There are so many different platforming games out there that sometimes you need something in your game that makes it stand apart from the rest. Publisher HandyGames and developer Bad Dream Games have done just that with their new musical puzzle platformer One Hand Clapping. It’s a game that will require you to use the power of your voice to get things done.
Now I’ll be the first to tell you that I can’t sing and for that reason I usually skip games like Let’s Sing or stick to the guitar or drums in something like Rock Band. I am a fan of platformers though and so when I saw this game required you to use your voice to play, I thought I would give it a go and see how I’d do. One Hand Clapping is a 2D platformer that has you navigating through six vibrant worlds. For the voice input you can use a Singstar microphone or just use a headset whichever you prefer. I usually start off by talking about the story of a game but there really isn’t much in that regard to speak of here. There is no dialog and if there was some meaning behind the story, I’m not sure what it was. You meet some other characters throughout the game but with no dialog present they really don’t contribute much.
The game starts you off by easing you into how the mechanics work. You start off in a dark level called Slant City and will use your voice to light up lamp posts and to raise and lower platforms so your character can cross. It seemed pretty easy for me to just hum some notes to complete these parts but it gets harder as you go as one might expect. It was also quite amusing when my wife came in the room and asked why I was making all of these constant sounds. Later levels will have you using your voice to soar through the air, match inputs on the screen, use mirrors in interesting ways, turn gears, cause berries to drop, and much more. Every level feels unique in asking you to use your voice in new ways and they all kind of build off what you’ve been learning up to that point.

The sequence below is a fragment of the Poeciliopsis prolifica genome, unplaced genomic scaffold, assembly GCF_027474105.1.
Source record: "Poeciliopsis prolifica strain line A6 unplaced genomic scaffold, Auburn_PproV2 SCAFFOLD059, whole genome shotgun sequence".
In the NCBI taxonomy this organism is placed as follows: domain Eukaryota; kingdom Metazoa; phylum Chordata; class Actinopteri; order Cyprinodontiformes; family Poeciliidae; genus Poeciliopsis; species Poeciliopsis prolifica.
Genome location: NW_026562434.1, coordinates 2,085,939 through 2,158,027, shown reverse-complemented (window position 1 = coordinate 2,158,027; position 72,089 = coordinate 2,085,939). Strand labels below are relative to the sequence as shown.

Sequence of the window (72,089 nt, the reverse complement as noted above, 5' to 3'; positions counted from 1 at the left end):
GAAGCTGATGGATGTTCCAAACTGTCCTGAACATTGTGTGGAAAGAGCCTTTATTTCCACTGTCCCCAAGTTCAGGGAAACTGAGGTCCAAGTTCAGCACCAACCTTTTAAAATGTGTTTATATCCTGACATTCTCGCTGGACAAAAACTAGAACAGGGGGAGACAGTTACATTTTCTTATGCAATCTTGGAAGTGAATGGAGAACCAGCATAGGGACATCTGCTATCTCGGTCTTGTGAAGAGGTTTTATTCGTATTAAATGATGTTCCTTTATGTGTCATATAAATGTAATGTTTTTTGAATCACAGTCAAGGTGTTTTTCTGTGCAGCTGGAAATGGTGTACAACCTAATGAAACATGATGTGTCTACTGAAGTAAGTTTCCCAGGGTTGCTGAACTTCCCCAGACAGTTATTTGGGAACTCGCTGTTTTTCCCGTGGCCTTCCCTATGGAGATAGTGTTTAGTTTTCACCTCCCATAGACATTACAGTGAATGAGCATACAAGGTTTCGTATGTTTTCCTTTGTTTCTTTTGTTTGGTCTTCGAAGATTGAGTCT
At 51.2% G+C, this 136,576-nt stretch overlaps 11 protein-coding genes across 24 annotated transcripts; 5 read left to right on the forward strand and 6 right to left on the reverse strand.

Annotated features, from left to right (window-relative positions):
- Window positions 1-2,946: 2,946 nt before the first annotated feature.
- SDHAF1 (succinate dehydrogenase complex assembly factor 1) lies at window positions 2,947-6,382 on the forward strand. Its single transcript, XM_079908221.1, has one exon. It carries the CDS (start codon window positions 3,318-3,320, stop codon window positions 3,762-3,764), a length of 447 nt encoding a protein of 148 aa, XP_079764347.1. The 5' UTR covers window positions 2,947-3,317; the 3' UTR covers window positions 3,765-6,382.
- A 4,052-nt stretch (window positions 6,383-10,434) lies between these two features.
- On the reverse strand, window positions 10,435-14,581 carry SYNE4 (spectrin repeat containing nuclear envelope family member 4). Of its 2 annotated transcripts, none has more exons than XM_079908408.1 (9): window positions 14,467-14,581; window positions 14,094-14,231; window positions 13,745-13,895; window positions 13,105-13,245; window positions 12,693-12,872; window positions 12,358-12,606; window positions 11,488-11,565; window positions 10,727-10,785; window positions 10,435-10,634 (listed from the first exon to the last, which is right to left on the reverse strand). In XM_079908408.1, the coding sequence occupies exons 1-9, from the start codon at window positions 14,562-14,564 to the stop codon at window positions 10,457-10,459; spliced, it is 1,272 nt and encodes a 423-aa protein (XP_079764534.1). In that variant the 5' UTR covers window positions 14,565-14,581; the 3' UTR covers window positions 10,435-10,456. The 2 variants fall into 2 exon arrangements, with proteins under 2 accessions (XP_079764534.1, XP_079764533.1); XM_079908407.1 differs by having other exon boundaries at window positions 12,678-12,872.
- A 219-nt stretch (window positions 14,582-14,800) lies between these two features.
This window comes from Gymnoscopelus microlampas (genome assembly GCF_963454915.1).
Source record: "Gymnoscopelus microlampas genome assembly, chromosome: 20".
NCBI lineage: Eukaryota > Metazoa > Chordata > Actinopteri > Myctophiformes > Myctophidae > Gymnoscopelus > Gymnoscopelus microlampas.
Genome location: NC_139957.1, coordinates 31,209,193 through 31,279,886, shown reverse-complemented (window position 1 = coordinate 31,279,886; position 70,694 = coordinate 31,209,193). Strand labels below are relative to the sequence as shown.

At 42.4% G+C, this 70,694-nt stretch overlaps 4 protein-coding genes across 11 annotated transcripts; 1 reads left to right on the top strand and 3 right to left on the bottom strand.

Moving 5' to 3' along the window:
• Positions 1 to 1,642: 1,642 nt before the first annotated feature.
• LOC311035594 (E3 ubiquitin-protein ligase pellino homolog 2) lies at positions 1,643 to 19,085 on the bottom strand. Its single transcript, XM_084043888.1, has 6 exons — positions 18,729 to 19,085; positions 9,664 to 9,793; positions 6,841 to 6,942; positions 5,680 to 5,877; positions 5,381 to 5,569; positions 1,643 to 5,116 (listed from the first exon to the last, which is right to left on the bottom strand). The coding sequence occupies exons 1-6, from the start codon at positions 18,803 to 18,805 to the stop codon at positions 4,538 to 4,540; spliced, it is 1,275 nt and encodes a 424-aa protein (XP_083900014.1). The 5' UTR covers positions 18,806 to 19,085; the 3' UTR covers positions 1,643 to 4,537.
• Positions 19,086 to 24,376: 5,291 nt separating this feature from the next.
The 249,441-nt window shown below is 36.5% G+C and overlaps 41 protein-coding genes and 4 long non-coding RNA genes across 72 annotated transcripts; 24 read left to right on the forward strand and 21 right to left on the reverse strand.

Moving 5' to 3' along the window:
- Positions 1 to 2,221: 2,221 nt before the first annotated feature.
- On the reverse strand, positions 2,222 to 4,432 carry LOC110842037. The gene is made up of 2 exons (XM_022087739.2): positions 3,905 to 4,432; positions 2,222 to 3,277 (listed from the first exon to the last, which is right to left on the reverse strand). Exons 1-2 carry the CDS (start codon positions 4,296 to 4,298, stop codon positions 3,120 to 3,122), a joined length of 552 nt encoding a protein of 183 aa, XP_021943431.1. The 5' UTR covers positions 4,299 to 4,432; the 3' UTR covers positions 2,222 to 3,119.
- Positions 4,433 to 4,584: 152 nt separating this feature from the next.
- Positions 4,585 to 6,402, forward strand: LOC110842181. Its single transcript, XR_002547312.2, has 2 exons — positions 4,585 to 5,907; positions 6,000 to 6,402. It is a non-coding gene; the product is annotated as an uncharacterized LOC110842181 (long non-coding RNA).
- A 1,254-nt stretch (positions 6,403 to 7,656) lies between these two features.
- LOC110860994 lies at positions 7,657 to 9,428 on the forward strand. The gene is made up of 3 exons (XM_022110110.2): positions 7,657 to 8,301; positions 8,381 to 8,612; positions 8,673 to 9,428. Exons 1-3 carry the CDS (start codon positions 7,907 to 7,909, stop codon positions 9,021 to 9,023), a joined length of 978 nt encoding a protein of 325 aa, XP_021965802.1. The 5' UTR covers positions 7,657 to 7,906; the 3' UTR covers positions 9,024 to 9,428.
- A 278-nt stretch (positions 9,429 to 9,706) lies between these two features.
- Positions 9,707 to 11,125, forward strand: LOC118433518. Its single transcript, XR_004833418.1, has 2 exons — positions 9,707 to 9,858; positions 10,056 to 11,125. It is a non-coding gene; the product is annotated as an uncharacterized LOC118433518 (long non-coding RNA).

The developers also made it so that anyone should be able to get through this game regardless of their musical talent. There are options you can turn on to show you what notes you are singing. You can also turn on some auto-complete options should you find yourself unable to progress at all. I liked that these options were here as games should try to account for every player’s abilities if possible. That said, I also feel like some parts of the game were just a little too hard or unclear that I’m guessing a lot of people might end up using the auto-complete. Visually the game is a treat with each world featuring a different color palette. You’ll go from the dark and spooky Slant City to the orange and pink Duet Desert to Fugue Forest that is more blue and green. Trophy hunters will find 29 trophies here including a Platinum. It will be a tough list to complete with the harder ones asking you to complete areas with no errors.
One Hand Clapping is a vibrant 2D puzzle platformer whose use of voice helps it stand out. Every area in the game looks unique and it is constantly changing up how you have to use your voice to interact with the environments. I think some of the later parts get kind of complicated and I’m not sure what the story in the game is really about if there was one. If you’re looking to use your voice to interact with a game in a new way you should give it a try.
*One Hand Clapping is available now on PlayStation 4, Xbox One, Nintendo Switch, and PC. PlayStation 4 version reviewed. Review copy provided by the publisher for this review.